Table of Contents
- Why Enterprises Need the Software-Defined Data Center
- Focusing on Agility
- Two Approaches: Turnkey or DIY
- Issues to Think About
- Key Takeaways
- About Ben Kepes
The software-defined data center lets users control their data center resources with software instead of hardware. It does so by moving organizations from physical storage, networking, and compute to a programmatically accessible infrastructure that offers the flexibility and efficiency to tailor infrastructures to suit specific needs and applications.
The rise of virtualization introduced the software-defined data center. Three pillars—server virtualization, software-defined networking and software-defined storage—created a new paradigm in which software took control of the entire data center operation thanks to its much more flexible and adaptable nature. The move empowered companies with speed and nimbleness that was unfathomable before, leaving them adequate time and resources to concentrate on the applications that drive business while the agile software layer did all the heavy lifting for them. It also allowed them to deliver the fourth pillar of a software-defined data center—a modernized security model.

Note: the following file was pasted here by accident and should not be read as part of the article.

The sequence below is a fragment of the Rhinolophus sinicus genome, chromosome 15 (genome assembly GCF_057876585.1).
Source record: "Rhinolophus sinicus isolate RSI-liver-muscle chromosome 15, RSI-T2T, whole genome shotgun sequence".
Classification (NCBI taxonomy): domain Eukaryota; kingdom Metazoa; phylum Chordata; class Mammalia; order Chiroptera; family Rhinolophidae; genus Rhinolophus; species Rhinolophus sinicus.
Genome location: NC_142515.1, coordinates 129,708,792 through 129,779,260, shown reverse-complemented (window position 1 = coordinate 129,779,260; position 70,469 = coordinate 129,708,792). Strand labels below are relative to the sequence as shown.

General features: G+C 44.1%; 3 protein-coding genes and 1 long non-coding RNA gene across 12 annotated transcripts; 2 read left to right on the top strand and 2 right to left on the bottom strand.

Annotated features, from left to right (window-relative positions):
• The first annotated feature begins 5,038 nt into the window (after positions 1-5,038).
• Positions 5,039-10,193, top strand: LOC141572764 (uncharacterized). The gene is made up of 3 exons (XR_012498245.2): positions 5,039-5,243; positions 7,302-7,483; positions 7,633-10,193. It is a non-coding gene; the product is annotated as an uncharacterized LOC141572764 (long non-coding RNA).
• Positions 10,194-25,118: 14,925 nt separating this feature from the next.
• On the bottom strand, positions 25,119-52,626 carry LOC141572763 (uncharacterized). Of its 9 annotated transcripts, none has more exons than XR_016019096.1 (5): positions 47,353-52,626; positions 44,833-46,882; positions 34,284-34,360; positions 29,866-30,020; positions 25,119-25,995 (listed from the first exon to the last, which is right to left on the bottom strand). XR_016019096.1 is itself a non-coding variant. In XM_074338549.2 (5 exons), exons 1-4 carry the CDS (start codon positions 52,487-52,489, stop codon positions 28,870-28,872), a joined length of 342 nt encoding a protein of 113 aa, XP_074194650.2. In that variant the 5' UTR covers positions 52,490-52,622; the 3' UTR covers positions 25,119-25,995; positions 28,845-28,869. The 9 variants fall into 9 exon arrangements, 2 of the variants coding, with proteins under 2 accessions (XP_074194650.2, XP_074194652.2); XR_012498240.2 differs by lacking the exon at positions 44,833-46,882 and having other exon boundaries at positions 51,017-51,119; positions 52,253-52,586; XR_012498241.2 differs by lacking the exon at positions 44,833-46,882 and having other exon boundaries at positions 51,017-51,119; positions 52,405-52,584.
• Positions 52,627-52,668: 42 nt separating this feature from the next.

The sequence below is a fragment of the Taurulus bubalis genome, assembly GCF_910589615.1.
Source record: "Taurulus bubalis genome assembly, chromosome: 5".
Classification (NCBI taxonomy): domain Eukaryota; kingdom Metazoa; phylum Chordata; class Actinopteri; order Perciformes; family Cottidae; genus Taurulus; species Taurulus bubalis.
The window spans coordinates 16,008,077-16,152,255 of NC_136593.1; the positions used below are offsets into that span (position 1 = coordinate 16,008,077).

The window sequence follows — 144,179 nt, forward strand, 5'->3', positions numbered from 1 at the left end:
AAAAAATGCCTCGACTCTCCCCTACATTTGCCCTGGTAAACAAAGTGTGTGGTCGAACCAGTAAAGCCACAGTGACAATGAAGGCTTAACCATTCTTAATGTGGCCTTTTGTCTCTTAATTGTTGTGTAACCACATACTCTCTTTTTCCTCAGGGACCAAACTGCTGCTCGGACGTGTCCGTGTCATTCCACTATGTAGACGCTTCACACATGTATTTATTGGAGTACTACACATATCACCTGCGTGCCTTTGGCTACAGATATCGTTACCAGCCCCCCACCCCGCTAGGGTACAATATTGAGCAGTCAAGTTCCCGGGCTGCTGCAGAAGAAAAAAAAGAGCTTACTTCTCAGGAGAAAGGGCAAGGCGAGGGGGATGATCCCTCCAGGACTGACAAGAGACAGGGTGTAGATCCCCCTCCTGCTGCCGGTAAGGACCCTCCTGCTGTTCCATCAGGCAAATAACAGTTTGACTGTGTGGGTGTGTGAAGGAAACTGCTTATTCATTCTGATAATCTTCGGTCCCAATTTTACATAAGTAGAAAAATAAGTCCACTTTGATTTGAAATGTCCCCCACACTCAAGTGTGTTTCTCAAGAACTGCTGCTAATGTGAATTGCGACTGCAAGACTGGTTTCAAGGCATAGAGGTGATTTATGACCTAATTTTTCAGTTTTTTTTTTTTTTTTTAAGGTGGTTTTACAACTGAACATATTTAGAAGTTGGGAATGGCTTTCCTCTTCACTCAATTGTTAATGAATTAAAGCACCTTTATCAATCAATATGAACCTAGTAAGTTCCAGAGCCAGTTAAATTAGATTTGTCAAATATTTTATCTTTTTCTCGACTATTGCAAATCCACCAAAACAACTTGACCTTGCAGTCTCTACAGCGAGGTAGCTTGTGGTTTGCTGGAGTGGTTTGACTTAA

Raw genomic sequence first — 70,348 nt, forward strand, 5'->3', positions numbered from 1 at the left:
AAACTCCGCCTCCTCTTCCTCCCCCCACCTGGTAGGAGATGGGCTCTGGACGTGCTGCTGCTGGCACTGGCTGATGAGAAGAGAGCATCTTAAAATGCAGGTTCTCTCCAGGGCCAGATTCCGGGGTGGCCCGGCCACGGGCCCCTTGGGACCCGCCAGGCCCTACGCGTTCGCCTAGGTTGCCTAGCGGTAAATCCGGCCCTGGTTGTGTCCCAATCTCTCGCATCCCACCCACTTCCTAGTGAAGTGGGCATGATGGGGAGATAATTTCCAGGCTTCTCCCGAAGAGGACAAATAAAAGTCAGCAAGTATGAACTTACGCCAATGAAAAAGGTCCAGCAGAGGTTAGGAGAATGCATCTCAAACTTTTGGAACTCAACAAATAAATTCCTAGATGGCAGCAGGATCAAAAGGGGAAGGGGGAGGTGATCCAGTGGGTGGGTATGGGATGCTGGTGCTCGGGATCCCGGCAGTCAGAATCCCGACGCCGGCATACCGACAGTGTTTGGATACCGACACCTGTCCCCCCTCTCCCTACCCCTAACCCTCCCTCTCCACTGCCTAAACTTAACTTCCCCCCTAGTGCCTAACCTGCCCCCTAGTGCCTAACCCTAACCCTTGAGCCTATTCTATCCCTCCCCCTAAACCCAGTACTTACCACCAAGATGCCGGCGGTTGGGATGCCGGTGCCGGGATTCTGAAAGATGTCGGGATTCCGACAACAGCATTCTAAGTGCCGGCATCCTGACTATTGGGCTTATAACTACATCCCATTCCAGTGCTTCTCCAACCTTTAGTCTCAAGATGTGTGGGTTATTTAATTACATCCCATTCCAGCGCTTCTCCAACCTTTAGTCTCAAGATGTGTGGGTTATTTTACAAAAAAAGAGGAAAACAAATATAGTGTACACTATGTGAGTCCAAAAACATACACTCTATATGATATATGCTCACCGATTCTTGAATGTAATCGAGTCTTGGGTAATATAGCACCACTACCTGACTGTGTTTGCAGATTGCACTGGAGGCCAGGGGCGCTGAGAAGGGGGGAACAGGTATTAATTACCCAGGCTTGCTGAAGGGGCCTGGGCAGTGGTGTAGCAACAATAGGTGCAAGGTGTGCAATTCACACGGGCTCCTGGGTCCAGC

Key highlights from this report include:
- Software-defined data center architecture enables companies like Google and Facebook to expand and contract their webscale infrastructures seamlessly while delivering a reliable service.
- Non-webscale enterprises are increasingly looking to replicate this approach for their own data center infrastructures.
- Regulatory compliance mandates, performance, and security considerations may prevent some organizations from using the public cloud for some or all of their applications.
- In applying the software-defined approach to private infrastructure, organizations have two choices: build their own solutions from individual components or leverage a turnkey solution.
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